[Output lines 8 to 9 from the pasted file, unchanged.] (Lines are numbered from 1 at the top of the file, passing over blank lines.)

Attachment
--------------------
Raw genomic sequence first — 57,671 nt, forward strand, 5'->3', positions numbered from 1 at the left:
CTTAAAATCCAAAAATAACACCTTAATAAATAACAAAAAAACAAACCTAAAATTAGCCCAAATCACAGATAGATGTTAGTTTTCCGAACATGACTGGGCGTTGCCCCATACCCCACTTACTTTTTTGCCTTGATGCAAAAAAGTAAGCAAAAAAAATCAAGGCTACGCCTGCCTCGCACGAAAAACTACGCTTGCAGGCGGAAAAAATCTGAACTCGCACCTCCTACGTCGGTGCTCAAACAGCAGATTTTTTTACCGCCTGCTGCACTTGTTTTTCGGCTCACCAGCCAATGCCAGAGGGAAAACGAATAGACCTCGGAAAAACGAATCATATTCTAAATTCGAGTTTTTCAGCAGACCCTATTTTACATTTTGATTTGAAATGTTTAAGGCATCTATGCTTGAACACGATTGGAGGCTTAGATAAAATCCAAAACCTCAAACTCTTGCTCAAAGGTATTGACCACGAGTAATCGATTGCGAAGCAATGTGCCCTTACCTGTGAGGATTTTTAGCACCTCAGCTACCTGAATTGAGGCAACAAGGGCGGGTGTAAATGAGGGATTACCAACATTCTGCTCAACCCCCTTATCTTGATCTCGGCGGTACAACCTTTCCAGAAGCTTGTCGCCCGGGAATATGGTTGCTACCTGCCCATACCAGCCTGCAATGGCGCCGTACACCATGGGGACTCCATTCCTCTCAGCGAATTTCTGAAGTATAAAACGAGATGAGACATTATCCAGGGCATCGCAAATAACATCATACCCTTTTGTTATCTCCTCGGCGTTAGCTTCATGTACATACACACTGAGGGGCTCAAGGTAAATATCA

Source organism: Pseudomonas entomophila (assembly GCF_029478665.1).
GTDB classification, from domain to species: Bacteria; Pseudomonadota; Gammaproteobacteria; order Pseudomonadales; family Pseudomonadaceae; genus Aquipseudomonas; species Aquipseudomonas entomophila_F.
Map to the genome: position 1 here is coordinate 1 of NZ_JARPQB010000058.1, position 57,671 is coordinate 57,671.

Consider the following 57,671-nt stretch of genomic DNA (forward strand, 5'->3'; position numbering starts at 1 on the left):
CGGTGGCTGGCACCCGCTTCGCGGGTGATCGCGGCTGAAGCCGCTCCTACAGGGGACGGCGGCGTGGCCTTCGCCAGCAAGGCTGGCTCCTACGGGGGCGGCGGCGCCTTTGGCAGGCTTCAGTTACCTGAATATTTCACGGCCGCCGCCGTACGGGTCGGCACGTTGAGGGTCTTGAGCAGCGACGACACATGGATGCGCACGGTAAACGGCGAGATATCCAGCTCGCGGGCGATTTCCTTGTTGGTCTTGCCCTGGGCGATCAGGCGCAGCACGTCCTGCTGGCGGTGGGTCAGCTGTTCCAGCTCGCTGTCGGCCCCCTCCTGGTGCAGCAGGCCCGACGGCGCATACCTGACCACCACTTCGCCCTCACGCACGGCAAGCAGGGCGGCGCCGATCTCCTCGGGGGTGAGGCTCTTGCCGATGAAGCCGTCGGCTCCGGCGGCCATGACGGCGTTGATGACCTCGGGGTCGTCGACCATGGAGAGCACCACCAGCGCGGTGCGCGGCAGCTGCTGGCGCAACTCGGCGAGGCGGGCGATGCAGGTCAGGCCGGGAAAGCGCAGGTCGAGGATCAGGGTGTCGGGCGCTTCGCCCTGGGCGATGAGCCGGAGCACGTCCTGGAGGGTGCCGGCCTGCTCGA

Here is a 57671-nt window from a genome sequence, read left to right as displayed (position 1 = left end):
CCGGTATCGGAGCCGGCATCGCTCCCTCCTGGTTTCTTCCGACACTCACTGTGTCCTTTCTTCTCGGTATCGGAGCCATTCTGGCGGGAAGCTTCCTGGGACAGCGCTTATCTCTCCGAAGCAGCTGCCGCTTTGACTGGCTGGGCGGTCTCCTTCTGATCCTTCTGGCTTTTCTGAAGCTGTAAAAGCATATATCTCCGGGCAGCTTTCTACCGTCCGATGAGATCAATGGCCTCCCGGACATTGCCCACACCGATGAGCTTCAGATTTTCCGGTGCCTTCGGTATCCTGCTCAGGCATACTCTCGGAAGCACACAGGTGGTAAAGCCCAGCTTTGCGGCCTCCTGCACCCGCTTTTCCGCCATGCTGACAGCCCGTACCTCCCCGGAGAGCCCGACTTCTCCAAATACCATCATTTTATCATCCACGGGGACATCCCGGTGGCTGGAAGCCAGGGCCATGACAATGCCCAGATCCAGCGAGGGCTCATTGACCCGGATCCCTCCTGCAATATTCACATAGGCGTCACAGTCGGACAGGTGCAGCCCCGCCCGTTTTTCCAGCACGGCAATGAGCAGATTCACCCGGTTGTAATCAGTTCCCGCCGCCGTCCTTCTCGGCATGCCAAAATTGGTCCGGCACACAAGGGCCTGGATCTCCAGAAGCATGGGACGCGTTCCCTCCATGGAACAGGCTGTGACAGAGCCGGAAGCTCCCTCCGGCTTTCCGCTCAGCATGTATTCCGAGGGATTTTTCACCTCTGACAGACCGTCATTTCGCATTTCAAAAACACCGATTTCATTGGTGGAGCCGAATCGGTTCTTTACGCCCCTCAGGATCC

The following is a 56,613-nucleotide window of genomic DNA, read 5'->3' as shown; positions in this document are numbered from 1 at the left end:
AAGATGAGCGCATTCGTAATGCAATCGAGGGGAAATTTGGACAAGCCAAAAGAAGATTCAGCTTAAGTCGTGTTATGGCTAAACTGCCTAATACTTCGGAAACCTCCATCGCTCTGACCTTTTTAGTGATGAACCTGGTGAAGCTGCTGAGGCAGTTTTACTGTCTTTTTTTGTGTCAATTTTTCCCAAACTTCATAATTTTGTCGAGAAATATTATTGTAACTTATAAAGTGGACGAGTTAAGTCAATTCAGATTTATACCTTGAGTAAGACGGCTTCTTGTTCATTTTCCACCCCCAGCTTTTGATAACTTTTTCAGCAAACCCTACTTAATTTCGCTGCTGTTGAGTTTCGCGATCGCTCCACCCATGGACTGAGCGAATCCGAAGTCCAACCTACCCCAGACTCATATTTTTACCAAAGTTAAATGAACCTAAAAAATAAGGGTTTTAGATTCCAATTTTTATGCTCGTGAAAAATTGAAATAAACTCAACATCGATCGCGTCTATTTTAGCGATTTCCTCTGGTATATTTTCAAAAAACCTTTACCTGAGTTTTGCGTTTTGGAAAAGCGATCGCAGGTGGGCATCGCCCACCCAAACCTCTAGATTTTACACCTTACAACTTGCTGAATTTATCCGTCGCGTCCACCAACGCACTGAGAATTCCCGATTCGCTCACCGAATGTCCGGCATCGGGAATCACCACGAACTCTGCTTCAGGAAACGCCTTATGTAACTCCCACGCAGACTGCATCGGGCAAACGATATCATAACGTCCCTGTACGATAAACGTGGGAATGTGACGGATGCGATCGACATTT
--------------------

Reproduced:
Here is a 57671-nt window from a genome sequence, read left to right as displayed (position 1 = left end):
CCGGTATCGGAGCCGGCATCGCTCCCTCCTGGTTTCTTCCGACACTCACTGTGTCCTTTCTTCTCGGTATCGGAGCCATTCTGGCGGGAAGCTTCCTGGGACAGCGCTTATCTCTCCGAAGCAGCTGCCGCTTTGACTGGCTGGGCGGTCTCCTTCTGATCCTTCTGGCTTTTCTGAAGCTGTAAAAGCATATATCTCCGGGCAGCTTTCTACCGTCCGATGAGATCAATGGCCTCCCGGACATTGCCCACACCGATGAGCTTCAGATTTTCCGGTGCCTTCGGTATCCTGCTCAGGCATACTCTCGGAAGCACACAGGTGGTAAAGCCCAGCTTTGCGGCCTCCTGCACCCGCTTTTCCGCCATGCTGACAGCCCGTACCTCCCCGGAGAGCCCGACTTCTCCAAATACCATCATTTTATCATCCACGGGGACATCCCGGTGGCTGGAAGCCAGGGCCATGACAATGCCCAGATCCAGCGAGGGCTCATTGACCCGGATCCCTCCTGCAATATTCACATAGGCGTCACAGTCGGACAGGTGCAGCCCCGCCCGTTTTTCCAGCACGGCAATGAGCAGATTCACCCGGTTGTAATCAGTTCCCGCCGCCGTCCTTCTCGGCATGCCAAAATTGGTCCGGCACACAAGGGCCTGGATCTCCAGAAGCATGGGACGCGTTCCCTCCATGGAACAGGCTGTGACAGAGCCGGAAGCTCCCTCCGGCTTTCCGCTCAGCATGTATTCCGAGGGATTTTTCACCTCTGACAGACCGTCATTTCGCATTTCAAAAACACCGATTTCATTGGTGGAGCCGAATCGGTTCTTTACGCCCCTCAGGATCC